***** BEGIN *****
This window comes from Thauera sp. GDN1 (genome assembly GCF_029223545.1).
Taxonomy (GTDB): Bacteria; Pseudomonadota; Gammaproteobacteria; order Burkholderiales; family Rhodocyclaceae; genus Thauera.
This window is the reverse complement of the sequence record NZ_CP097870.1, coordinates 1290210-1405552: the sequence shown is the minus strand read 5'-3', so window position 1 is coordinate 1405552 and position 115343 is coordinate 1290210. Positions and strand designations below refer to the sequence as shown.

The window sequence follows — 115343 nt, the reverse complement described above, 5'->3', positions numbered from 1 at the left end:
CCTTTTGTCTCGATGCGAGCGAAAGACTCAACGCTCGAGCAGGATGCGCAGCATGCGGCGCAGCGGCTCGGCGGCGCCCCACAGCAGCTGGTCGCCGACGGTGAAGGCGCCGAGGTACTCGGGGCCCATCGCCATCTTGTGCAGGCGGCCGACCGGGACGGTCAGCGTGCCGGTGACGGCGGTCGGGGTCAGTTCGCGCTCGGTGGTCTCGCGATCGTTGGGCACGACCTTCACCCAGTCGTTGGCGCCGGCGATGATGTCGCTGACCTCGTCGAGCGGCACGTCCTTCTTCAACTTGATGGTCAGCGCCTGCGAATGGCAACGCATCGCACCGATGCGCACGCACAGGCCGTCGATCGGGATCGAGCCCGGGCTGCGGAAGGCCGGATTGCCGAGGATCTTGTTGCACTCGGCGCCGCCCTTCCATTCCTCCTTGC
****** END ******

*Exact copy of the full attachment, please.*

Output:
This window comes from Thauera sp. GDN1 (genome assembly GCF_029223545.1).
Taxonomy (GTDB): Bacteria; Pseudomonadota; Gammaproteobacteria; order Burkholderiales; family Rhodocyclaceae; genus Thauera.
This window is the reverse complement of the sequence record NZ_CP097870.1, coordinates 1290210-1405552: the sequence shown is the minus strand read 5'-3', so window position 1 is coordinate 1405552 and position 115343 is coordinate 1290210. Positions and strand designations below refer to the sequence as shown.

The window sequence follows — 115343 nt, the reverse complement described above, 5'->3', positions numbered from 1 at the left end:
CCTTTTGTCTCGATGCGAGCGAAAGACTCAACGCTCGAGCAGGATGCGCAGCATGCGGCGCAGCGGCTCGGCGGCGCCCCACAGCAGCTGGTCGCCGACGGTGAAGGCGCCGAGGTACTCGGGGCCCATCGCCATCTTGTGCAGGCGGCCGACCGGGACGGTCAGCGTGCCGGTGACGGCGGTCGGGGTCAGTTCGCGCTCGGTGGTCTCGCGATCGTTGGGCACGACCTTCACCCAGTCGTTGGCGCCGGCGATGATGTCGCTGACCTCGTCGAGCGGCACGTCCTTCTTCAACTTGATGGTCAGCGCCTGCGAATGGCAACGCATCGCACCGATGCGCACGCACAGGCCGTCGATCGGGATCGAGCCCGGGCTGCGGAAGGCCGGATTGCCGAGGATCTTGTTGCACTCGGCGCCGCCCTTCCATTCCTCCTTGC